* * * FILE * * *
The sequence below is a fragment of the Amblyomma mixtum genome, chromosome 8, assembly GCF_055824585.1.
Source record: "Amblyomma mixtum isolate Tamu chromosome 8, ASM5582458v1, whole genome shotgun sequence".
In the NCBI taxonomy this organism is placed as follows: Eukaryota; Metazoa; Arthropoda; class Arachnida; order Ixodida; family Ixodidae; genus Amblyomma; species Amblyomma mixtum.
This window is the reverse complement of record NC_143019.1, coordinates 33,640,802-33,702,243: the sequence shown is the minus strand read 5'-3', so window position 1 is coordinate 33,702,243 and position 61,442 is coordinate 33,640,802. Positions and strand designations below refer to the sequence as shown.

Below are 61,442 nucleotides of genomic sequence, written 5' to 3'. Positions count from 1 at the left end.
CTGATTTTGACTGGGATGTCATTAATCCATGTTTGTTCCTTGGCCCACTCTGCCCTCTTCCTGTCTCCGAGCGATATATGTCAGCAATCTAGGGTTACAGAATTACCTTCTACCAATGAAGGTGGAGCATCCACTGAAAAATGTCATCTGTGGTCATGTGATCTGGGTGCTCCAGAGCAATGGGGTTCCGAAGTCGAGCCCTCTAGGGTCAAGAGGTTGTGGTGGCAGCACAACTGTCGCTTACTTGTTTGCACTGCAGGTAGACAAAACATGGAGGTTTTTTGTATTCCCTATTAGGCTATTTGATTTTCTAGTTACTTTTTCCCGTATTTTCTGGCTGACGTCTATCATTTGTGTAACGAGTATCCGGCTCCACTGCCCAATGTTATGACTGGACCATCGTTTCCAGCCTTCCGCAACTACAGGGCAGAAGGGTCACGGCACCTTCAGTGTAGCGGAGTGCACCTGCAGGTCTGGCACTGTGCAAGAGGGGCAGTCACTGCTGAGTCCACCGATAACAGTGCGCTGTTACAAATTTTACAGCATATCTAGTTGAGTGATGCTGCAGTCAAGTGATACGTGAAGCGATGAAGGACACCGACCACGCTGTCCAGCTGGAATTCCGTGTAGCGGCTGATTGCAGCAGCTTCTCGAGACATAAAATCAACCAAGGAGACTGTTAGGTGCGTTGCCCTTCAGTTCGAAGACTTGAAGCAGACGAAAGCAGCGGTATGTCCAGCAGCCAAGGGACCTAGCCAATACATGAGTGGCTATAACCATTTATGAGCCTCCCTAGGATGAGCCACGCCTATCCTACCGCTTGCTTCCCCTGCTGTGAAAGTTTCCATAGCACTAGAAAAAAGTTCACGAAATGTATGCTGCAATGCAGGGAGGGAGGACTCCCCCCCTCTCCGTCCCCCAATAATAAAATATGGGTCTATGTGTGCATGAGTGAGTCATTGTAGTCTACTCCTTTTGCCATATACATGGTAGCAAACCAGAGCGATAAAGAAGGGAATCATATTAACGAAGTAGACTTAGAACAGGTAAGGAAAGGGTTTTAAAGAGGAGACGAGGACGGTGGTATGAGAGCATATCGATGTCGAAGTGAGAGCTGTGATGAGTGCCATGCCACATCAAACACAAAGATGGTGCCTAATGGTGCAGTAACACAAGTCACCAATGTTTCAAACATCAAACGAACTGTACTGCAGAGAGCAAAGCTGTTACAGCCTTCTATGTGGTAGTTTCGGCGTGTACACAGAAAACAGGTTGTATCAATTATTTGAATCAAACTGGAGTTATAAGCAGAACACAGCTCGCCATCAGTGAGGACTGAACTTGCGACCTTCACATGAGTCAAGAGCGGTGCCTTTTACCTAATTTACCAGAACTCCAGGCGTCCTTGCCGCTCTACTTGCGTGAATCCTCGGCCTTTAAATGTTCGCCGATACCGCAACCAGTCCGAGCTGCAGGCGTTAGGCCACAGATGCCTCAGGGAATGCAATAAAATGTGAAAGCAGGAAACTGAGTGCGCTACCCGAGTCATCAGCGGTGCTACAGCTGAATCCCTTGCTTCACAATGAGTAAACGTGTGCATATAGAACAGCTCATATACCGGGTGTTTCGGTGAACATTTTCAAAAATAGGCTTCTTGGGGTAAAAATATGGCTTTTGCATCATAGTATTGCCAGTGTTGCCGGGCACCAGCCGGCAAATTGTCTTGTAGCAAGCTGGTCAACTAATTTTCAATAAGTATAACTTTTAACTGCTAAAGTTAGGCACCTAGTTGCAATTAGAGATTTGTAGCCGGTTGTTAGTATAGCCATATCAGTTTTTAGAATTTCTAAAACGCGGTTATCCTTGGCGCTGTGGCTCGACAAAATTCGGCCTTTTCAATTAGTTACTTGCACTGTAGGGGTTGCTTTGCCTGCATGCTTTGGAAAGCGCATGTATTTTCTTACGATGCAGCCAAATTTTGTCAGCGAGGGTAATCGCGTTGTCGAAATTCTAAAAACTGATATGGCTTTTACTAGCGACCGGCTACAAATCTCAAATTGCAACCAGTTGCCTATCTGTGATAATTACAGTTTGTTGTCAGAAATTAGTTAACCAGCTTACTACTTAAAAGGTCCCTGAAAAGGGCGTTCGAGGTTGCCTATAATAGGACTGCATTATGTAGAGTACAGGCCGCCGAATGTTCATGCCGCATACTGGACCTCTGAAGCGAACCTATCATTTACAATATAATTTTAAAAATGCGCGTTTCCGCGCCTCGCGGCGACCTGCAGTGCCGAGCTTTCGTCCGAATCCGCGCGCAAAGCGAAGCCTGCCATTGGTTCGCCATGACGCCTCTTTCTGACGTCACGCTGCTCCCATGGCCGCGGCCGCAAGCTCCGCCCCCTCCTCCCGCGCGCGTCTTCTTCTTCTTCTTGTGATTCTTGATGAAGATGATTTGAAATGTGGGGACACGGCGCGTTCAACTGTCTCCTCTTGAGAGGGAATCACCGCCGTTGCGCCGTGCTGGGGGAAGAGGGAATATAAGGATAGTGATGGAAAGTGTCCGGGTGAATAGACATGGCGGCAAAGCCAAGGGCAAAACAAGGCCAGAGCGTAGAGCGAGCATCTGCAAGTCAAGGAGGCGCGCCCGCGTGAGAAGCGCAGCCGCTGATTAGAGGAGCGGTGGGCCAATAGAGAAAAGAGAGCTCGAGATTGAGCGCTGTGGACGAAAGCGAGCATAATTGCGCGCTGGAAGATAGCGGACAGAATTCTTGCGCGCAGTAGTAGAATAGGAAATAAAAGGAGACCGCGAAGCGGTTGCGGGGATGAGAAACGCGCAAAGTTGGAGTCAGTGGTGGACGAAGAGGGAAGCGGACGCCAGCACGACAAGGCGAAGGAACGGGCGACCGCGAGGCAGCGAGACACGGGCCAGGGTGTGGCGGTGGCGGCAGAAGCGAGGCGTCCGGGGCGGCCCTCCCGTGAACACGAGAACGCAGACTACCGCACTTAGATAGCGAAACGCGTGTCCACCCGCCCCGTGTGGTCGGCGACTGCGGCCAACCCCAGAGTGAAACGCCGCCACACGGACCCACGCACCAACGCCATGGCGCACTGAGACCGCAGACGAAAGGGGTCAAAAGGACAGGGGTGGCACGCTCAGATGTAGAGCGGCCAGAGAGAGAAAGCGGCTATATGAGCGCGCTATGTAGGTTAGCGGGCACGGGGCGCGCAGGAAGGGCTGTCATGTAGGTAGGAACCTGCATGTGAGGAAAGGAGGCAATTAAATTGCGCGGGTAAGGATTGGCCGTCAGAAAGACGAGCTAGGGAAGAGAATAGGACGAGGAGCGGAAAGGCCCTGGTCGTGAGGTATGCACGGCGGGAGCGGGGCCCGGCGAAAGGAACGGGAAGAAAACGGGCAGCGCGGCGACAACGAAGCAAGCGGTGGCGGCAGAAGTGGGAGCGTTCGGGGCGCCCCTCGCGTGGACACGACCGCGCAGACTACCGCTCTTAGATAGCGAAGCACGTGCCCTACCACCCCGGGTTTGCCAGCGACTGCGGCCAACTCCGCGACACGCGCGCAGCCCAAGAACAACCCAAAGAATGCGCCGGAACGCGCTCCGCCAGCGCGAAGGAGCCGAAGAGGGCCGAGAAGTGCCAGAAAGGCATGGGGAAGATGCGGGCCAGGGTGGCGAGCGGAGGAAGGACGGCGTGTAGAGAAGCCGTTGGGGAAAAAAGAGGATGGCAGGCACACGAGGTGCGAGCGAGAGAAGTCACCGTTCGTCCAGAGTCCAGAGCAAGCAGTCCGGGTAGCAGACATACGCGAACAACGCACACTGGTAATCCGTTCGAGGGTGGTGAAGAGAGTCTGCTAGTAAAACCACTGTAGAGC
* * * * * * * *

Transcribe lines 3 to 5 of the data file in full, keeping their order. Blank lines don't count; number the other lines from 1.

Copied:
In the NCBI taxonomy this organism is placed as follows: Eukaryota; Metazoa; Arthropoda; class Arachnida; order Ixodida; family Ixodidae; genus Amblyomma; species Amblyomma mixtum.
This window is the reverse complement of record NC_143019.1, coordinates 33,640,802-33,702,243: the sequence shown is the minus strand read 5'-3', so window position 1 is coordinate 33,702,243 and position 61,442 is coordinate 33,640,802. Positions and strand designations below refer to the sequence as shown.

Below are 61,442 nucleotides of genomic sequence, written 5' to 3'. Positions count from 1 at the left end.